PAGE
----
[19] The monitoring committees submitted reports periodically to the court and the court passed orders relying on these reports. The transparency of these committees left much to be desired for and in one instance, the monitoring committee was found issuing verbal orders without the authority of the court. To see more on the functioning of the monitoring committees, refer Bhuwania, supra note 4, at 100-101 and 103-105.

[20] According to P.N. Bhagwati, these monitoring agencies were a necessary component of PIL. If the court orders were not enforced owing to aa callous state machinery, it would fail to bring justice to the disadvantaged groups as well as make PIL ineffective. To see more on the role of monitoring agencies during the initial days of PIL, refer to Bhagwati, supra note 9, at 577.

[21] The media too lapped up this narrative giving it a place of pride. In a telling instance, a leading English daily quoted the value of the land being recovered from the “encroachers” on its first page.

[22] Slum demolition as a pet theme had emerged in another case wherein a petition for solid waste management led to a judge blaming slums for the problem and comparing them to “pickpockets”. To see more, refer to Bhuwania, supra note 4, at 82-84.

[23] Challenges to arbitrary nature of disinvestment by the government, prima facie illegality in the manner in which certain infrastructure projects had been approved, approval of telecom licences to a favoured firm despite its miniscule net worth were all set aside on technical and legalistic grounds. In one instance, the court had refused to grant interim orders in PIL questioning development projects. In Anuj Bhuwania’s account, the seemingly never ending interim orders in PIL were a favoured mechanism of the court to exercise its power in perpetuity. To see more on the judiciary’s infatuation with economic reforms, refer to Prashant Bhushan, Supreme Court and PIL, 39, Economic and Political Weekly 1770, 1770-1772 (2004).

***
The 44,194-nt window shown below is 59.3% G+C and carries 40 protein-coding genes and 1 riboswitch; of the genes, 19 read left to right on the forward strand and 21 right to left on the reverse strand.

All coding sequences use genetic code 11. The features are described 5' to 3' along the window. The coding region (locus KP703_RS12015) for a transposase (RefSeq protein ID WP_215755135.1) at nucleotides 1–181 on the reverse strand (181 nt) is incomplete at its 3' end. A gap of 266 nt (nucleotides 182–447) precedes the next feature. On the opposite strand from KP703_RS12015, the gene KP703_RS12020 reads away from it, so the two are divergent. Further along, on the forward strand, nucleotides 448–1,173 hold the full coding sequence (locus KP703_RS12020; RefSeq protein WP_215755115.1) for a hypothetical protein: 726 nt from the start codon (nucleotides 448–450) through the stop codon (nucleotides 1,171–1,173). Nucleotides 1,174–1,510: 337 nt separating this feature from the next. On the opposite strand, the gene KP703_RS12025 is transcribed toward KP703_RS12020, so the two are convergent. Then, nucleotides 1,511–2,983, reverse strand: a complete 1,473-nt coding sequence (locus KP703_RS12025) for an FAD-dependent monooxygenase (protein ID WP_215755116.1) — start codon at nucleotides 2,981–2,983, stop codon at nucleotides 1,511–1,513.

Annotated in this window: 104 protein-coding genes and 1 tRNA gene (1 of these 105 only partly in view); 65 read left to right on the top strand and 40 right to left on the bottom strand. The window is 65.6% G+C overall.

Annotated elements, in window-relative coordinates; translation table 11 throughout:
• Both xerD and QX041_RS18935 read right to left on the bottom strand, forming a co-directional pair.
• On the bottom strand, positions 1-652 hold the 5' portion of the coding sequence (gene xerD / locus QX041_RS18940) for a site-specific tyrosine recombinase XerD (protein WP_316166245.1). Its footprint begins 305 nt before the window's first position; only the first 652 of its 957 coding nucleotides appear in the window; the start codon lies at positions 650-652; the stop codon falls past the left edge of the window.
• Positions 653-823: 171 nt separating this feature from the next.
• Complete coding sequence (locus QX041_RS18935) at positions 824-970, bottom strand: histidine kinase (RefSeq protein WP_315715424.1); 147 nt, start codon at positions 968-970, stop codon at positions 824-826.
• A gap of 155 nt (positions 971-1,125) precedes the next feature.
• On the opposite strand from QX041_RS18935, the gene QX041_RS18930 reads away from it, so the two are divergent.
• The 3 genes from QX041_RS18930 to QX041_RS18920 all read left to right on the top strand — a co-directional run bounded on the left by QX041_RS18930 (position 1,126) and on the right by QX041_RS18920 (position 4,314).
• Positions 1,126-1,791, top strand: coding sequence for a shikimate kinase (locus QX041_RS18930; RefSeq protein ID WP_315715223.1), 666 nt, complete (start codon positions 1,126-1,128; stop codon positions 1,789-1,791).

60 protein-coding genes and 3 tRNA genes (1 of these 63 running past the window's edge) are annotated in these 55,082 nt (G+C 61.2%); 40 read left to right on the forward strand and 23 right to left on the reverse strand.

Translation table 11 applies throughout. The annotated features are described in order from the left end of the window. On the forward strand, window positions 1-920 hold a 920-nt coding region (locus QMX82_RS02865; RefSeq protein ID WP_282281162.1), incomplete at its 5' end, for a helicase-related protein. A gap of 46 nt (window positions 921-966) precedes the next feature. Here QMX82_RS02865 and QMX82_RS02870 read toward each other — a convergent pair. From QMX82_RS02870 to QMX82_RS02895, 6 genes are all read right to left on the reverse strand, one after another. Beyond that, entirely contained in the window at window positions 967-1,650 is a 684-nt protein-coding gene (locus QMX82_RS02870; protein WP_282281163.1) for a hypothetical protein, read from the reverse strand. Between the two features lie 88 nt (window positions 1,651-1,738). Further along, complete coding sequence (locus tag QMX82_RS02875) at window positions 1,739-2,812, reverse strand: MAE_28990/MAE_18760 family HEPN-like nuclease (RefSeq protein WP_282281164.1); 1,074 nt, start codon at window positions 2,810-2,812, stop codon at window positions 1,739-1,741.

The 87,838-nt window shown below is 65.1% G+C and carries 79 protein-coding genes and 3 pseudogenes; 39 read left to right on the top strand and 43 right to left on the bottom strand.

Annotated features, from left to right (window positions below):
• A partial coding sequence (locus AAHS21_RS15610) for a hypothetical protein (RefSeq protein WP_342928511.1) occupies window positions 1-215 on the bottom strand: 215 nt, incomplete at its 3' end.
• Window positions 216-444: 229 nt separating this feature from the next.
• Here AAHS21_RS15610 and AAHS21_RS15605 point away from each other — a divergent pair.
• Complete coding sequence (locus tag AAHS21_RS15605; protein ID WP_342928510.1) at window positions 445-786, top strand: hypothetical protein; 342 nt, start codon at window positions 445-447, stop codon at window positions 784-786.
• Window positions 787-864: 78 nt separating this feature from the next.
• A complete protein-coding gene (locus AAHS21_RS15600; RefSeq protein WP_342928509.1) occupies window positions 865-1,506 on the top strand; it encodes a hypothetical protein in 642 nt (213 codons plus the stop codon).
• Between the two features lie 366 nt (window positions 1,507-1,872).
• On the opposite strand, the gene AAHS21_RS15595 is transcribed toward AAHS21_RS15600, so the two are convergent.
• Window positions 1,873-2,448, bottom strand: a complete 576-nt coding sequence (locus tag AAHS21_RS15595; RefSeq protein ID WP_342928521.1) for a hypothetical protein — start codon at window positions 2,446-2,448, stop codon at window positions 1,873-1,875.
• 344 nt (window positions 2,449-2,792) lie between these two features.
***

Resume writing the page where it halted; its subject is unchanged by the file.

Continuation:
[24] To see how the law has dealt with the issue of urban poor, refer to Usha Ramanathan, Illegality and the Urban Poor, 41,Economic and Political Weekly 3193, 3193-3197 (2006).

[25] Usha Ramanathan, Demolition Drive, 40, Economic and Political Weekly 2908, 2908-2909 (2005).

[26] Usha Ramanathan, Demolition Drive, 40, Economic and Political Weekly 2908, 2909-2910 (2005).

[27] Bhuwania, supra note 4, at 116.

[28] In Unni Krishnan v. State of A.P. (AIR 1993 SC 2178), it was held that the right to education was covered within the ambit of right to life and liberty. The directive principles under Article 45 and Article 41 of the Indian Constitution was relied upon and read within the ambit of Article 21. The case came to the Supreme Court by way of a PIL.

[29] Elite institutionalism seeks to locate the judicial behaviour in the environment of political, professional and intellectual elite within which members of the higher judiciary function. Their participation in the discourse framed by the elites of a society directly informs their judicial perspective. To see more on the concept of elite institutionalism and how it compares with the existing theories of judicial behaviour, refer to Manoj Mate, The Rise of Judicial Governance in the Supreme Court of India, 33 B.U. Int’l L.J. 169 2015p. 208-211.

[30] Mate, supra note 29, at 210.

[31] Mate, supra note 29, at 214.

[32] To see more on the proceedings on the conference, see Mate, supra note29, at 214-215.

[33] To see more on how senior lawyers and journalists perceived the court, see Mate, supra note 29, at 219-221.

[34] To see more on the elite meta-regimes influencing the judiciary, see Mate, supra note 29, at 218-219.

[35] In the worldview of the consequentialist critics of PIL, it is a question of progressive and regressive judges that influence the outcomes. Furthermore the class-based nature of the Indian judiciary influences the decision making process. Accordingly, a judgment based on sound legal reasoning came to be perceived as elitist and legalistic. To see more on the author’s take on the consequentialist critics of PIL, refer to Bhuwania, supra note 4, at 113- 119.